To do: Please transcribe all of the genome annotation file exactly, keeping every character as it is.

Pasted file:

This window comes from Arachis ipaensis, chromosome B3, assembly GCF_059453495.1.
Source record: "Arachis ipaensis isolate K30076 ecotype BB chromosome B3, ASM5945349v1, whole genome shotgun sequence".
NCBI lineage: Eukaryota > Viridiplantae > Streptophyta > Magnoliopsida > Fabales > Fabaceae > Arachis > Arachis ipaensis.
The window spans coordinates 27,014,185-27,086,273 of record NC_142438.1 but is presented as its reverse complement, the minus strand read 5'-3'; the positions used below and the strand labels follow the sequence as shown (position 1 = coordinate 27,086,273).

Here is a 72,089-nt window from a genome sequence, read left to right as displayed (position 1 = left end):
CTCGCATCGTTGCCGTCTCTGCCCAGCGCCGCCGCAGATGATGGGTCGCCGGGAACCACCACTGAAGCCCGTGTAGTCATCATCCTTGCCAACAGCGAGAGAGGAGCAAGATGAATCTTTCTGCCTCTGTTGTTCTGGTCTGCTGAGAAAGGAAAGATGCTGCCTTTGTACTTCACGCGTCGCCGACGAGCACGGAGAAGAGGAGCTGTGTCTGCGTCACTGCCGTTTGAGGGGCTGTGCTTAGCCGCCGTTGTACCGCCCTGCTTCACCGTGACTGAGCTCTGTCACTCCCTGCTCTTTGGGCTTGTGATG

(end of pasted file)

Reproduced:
This window comes from Arachis ipaensis, chromosome B3, assembly GCF_059453495.1.
Source record: "Arachis ipaensis isolate K30076 ecotype BB chromosome B3, ASM5945349v1, whole genome shotgun sequence".
NCBI lineage: Eukaryota > Viridiplantae > Streptophyta > Magnoliopsida > Fabales > Fabaceae > Arachis > Arachis ipaensis.
The window spans coordinates 27,014,185-27,086,273 of record NC_142438.1 but is presented as its reverse complement, the minus strand read 5'-3'; the positions used below and the strand labels follow the sequence as shown (position 1 = coordinate 27,086,273).

Here is a 72,089-nt window from a genome sequence, read left to right as displayed (position 1 = left end):
CTCGCATCGTTGCCGTCTCTGCCCAGCGCCGCCGCAGATGATGGGTCGCCGGGAACCACCACTGAAGCCCGTGTAGTCATCATCCTTGCCAACAGCGAGAGAGGAGCAAGATGAATCTTTCTGCCTCTGTTGTTCTGGTCTGCTGAGAAAGGAAAGATGCTGCCTTTGTACTTCACGCGTCGCCGACGAGCACGGAGAAGAGGAGCTGTGTCTGCGTCACTGCCGTTTGAGGGGCTGTGCTTAGCCGCCGTTGTACCGCCCTGCTTCACCGTGACTGAGCTCTGTCACTCCCTGCTCTTTGGGCTTGTGATG